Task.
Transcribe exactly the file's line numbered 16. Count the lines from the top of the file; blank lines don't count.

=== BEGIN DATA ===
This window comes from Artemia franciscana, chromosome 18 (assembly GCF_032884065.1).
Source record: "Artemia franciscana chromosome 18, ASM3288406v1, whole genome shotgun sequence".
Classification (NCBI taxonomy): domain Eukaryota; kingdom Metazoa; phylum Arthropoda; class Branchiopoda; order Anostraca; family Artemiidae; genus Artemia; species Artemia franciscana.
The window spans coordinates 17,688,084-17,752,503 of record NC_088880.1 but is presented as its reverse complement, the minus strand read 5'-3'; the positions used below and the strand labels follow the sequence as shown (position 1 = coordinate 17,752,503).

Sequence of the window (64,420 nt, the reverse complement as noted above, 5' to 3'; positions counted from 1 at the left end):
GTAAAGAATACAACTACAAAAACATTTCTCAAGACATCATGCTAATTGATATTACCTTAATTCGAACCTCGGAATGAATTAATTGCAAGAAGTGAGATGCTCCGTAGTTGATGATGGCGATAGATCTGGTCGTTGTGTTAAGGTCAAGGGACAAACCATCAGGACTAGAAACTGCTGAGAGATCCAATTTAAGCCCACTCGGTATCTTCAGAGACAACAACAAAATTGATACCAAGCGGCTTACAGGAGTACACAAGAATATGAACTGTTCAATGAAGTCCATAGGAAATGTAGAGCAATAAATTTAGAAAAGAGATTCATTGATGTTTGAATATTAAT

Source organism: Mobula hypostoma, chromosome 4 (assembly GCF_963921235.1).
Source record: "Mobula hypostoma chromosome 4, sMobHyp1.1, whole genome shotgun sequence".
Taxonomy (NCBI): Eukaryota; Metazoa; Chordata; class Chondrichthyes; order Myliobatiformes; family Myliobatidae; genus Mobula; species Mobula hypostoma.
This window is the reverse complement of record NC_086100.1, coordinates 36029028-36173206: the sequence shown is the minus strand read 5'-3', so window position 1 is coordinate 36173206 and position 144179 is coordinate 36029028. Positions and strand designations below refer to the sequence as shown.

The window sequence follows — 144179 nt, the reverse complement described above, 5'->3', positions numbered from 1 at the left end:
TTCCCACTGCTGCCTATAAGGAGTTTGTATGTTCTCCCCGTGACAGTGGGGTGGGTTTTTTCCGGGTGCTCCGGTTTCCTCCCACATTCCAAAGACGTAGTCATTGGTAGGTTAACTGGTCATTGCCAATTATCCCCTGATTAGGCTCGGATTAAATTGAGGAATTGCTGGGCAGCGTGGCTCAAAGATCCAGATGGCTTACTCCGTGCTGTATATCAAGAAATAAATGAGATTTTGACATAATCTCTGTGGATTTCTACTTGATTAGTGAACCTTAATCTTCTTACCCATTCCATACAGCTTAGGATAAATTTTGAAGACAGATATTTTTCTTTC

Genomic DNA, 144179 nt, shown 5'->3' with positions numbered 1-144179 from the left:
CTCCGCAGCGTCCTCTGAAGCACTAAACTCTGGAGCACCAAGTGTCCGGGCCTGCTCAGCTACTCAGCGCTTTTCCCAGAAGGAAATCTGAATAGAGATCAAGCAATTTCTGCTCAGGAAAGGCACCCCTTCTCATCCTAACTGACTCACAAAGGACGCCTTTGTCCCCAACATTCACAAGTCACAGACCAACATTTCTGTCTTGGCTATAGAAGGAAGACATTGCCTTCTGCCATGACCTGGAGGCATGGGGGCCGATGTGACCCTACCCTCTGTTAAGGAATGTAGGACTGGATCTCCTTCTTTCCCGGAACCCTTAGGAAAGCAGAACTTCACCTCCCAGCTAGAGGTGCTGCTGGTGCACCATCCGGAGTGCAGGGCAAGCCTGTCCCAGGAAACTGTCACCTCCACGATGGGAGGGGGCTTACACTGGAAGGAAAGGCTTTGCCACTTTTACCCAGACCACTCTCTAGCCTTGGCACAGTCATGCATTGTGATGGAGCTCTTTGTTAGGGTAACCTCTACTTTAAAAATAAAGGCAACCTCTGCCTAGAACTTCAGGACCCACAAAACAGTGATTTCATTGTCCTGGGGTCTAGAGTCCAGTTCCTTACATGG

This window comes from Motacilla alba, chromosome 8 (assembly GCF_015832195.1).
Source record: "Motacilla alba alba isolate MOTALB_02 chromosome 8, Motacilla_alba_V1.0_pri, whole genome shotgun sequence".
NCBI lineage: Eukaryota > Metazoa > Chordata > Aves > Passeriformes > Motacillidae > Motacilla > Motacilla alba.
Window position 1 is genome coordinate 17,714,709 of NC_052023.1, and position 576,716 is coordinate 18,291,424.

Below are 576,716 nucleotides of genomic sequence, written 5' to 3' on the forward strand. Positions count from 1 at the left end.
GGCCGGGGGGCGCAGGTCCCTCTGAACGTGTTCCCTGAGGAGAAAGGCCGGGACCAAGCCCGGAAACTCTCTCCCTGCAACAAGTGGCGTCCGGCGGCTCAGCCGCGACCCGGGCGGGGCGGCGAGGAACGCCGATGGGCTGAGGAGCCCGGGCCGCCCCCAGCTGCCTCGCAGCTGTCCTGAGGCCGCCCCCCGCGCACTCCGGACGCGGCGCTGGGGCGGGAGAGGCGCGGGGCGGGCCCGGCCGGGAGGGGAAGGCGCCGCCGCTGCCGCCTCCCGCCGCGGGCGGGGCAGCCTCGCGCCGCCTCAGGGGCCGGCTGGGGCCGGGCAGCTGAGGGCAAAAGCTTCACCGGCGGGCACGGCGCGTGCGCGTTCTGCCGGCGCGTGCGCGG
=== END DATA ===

Source record: "Motacilla alba alba isolate MOTALB_02 chromosome 8, Motacilla_alba_V1.0_pri, whole genome shotgun sequence".